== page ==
by Justin Paulson, Chrysler K-Car Club
The Plymouth Reliant and Dodge Aries — the original K-cars — were more than just new small cars from a company not known for small cars. They showed that Chrysler could once again move at the front of the pack, and beat the imports at their own game.
The cars were absolutely essential to Chrysler’s survival; loan guarantees had been granted based partly on the existence of the K-cars in the engineering rooms, and the existing products could not sell well enough to keep the company viable. It was absolutely essential to sell hundreds of thousands of the little K-cars, or Chrysler would fail, and tens of thousands of people would walk the unemployment lines, slamming America’s economy. Chrysler had lost nearly $2 billion in 1980; thanks to the K-cars, they were profitable by 1983. [Chrysler in 1981]
As part of Campaign K, Chrysler worked with K-mart, then visited by near half the country’s adult population at least once a month, with over 1700 K-marts nationwide. Every Chrysler-Plymouth Dealer was invited to partner with a K-mart during their "K-Days" annual sales event. Thousands of scratch-to-win tickets were printed with the K-mart and the K car logos; winners got a car, others were invited to take their ticket to the dealer for a second-chance drawing. Ten to twenty K-cars were to be given away nationally.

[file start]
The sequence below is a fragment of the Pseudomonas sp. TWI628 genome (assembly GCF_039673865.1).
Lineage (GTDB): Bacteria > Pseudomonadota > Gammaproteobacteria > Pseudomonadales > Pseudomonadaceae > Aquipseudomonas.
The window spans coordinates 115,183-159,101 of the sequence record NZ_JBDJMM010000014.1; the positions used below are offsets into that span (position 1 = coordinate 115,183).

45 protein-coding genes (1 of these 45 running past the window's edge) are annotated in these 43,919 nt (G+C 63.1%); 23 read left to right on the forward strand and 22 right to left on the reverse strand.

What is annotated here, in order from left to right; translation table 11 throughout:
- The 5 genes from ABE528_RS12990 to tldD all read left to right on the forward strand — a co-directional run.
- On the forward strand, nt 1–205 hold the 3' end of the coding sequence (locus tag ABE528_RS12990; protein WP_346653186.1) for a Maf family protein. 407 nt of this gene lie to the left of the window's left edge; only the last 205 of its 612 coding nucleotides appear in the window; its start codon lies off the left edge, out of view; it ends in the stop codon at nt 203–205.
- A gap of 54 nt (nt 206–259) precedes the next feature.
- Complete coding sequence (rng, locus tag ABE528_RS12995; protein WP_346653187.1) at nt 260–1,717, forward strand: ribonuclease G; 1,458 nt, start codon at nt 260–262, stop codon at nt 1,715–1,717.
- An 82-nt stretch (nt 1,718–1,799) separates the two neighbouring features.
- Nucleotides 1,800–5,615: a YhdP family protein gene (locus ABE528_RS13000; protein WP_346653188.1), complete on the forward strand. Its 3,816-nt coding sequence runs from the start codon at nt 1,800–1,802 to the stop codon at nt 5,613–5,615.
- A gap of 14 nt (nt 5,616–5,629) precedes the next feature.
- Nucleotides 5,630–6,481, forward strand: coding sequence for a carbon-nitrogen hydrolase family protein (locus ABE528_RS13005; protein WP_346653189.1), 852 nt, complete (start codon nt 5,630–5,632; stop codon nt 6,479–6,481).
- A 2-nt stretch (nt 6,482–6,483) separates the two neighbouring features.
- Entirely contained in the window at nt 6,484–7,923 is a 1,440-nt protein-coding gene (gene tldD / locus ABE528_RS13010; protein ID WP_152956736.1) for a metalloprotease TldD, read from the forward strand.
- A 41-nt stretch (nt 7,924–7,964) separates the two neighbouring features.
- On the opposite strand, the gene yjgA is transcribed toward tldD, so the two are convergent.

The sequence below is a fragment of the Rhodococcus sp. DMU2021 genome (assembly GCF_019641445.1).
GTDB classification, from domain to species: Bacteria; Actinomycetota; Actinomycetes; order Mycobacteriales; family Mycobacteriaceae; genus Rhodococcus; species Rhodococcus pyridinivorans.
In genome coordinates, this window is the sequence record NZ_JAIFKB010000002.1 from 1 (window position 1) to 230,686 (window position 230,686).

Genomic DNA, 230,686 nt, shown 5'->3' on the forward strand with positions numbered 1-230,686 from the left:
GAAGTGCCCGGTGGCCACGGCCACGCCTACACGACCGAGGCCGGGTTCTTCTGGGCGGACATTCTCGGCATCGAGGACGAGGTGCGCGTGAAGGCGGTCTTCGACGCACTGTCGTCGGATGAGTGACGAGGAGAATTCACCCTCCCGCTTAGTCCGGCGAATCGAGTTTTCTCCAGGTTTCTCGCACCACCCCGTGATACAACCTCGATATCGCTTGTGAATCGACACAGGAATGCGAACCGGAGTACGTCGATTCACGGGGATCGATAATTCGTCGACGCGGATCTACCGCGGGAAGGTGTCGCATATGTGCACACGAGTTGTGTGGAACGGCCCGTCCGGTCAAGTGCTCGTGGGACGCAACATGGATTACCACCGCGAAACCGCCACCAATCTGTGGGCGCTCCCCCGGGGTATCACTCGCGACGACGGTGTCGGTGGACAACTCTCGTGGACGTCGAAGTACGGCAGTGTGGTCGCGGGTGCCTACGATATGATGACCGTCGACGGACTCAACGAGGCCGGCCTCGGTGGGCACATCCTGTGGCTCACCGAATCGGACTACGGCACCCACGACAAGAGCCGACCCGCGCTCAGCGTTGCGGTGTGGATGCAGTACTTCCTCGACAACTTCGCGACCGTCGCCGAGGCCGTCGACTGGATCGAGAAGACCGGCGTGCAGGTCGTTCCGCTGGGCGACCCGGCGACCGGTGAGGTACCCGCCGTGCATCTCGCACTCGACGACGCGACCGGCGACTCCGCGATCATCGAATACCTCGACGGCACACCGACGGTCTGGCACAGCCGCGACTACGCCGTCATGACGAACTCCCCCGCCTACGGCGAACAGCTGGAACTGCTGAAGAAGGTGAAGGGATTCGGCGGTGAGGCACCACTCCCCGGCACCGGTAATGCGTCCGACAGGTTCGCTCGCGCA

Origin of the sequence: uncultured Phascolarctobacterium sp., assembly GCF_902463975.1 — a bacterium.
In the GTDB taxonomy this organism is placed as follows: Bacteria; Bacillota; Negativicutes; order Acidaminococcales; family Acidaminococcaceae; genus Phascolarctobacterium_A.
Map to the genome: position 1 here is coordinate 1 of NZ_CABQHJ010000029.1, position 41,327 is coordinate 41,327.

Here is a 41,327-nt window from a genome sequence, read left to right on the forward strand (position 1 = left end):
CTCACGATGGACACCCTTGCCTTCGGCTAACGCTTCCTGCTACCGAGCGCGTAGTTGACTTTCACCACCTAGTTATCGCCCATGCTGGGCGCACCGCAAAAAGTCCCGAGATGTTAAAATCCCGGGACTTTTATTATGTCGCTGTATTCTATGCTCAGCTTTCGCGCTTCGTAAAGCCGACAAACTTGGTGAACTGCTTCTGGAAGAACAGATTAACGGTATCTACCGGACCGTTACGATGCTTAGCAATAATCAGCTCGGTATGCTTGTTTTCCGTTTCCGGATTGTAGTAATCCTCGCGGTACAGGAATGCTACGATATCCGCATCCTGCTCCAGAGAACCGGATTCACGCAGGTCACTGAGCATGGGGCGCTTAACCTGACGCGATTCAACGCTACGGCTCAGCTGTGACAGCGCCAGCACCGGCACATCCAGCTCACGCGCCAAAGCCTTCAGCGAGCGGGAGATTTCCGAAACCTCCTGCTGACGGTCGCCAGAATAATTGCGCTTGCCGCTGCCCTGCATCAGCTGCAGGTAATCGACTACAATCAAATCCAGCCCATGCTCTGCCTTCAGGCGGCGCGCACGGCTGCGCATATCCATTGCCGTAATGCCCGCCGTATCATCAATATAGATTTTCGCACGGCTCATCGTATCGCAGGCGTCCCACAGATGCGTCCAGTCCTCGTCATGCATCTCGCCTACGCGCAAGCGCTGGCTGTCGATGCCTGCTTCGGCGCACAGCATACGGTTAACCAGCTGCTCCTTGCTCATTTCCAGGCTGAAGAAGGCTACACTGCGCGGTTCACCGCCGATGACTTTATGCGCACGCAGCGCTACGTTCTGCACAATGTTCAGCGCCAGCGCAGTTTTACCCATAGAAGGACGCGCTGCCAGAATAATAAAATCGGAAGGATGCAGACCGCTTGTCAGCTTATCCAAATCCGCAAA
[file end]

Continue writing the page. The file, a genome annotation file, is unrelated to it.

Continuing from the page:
Most of the K prototypes were out, displayed at K-marts when the local dealer didn't want to be involved, but most driving around with signage promoting K-days. Chrysler hyped the K-car as hard as they could, knowing the future of the company depended on it, and fall 1980, sent a big packet to every dealer on how to keep the K "hot" and increase sales.
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